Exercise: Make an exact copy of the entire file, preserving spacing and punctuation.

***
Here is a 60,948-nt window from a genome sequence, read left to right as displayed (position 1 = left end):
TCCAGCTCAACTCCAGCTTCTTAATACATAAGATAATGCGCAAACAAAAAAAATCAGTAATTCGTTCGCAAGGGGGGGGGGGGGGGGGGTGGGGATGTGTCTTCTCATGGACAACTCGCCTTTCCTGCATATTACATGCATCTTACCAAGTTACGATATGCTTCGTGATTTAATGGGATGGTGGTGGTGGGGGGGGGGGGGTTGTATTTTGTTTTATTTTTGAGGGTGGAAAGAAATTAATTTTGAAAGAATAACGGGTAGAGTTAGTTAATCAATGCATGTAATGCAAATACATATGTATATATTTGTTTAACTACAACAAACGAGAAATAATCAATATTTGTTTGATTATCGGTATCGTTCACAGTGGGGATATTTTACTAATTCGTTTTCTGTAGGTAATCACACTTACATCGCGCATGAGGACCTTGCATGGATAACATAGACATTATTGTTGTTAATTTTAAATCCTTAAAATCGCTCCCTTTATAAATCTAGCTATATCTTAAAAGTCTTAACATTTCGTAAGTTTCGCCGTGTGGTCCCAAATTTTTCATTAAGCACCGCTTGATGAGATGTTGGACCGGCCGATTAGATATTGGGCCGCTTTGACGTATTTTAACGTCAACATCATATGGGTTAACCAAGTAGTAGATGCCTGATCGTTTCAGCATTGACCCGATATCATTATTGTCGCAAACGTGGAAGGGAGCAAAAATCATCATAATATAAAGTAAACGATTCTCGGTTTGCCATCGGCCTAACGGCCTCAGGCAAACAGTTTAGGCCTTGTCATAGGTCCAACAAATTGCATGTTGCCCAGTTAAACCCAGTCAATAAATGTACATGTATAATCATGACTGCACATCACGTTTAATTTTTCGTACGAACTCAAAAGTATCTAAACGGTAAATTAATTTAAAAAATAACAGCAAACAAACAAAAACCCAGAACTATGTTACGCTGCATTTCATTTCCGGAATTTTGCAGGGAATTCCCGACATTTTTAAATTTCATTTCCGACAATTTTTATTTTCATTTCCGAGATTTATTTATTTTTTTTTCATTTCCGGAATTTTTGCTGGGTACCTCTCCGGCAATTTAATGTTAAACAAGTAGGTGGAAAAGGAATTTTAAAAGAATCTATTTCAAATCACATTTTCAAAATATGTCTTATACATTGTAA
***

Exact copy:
Here is a 60,948-nt window from a genome sequence, read left to right as displayed (position 1 = left end):
TCCAGCTCAACTCCAGCTTCTTAATACATAAGATAATGCGCAAACAAAAAAAATCAGTAATTCGTTCGCAAGGGGGGGGGGGGGGGGGGTGGGGATGTGTCTTCTCATGGACAACTCGCCTTTCCTGCATATTACATGCATCTTACCAAGTTACGATATGCTTCGTGATTTAATGGGATGGTGGTGGTGGGGGGGGGGGGGTTGTATTTTGTTTTATTTTTGAGGGTGGAAAGAAATTAATTTTGAAAGAATAACGGGTAGAGTTAGTTAATCAATGCATGTAATGCAAATACATATGTATATATTTGTTTAACTACAACAAACGAGAAATAATCAATATTTGTTTGATTATCGGTATCGTTCACAGTGGGGATATTTTACTAATTCGTTTTCTGTAGGTAATCACACTTACATCGCGCATGAGGACCTTGCATGGATAACATAGACATTATTGTTGTTAATTTTAAATCCTTAAAATCGCTCCCTTTATAAATCTAGCTATATCTTAAAAGTCTTAACATTTCGTAAGTTTCGCCGTGTGGTCCCAAATTTTTCATTAAGCACCGCTTGATGAGATGTTGGACCGGCCGATTAGATATTGGGCCGCTTTGACGTATTTTAACGTCAACATCATATGGGTTAACCAAGTAGTAGATGCCTGATCGTTTCAGCATTGACCCGATATCATTATTGTCGCAAACGTGGAAGGGAGCAAAAATCATCATAATATAAAGTAAACGATTCTCGGTTTGCCATCGGCCTAACGGCCTCAGGCAAACAGTTTAGGCCTTGTCATAGGTCCAACAAATTGCATGTTGCCCAGTTAAACCCAGTCAATAAATGTACATGTATAATCATGACTGCACATCACGTTTAATTTTTCGTACGAACTCAAAAGTATCTAAACGGTAAATTAATTTAAAAAATAACAGCAAACAAACAAAAACCCAGAACTATGTTACGCTGCATTTCATTTCCGGAATTTTGCAGGGAATTCCCGACATTTTTAAATTTCATTTCCGACAATTTTTATTTTCATTTCCGAGATTTATTTATTTTTTTTTCATTTCCGGAATTTTTGCTGGGTACCTCTCCGGCAATTTAATGTTAAACAAGTAGGTGGAAAAGGAATTTTAAAAGAATCTATTTCAAATCACATTTTCAAAATATGTCTTATACATTGTAA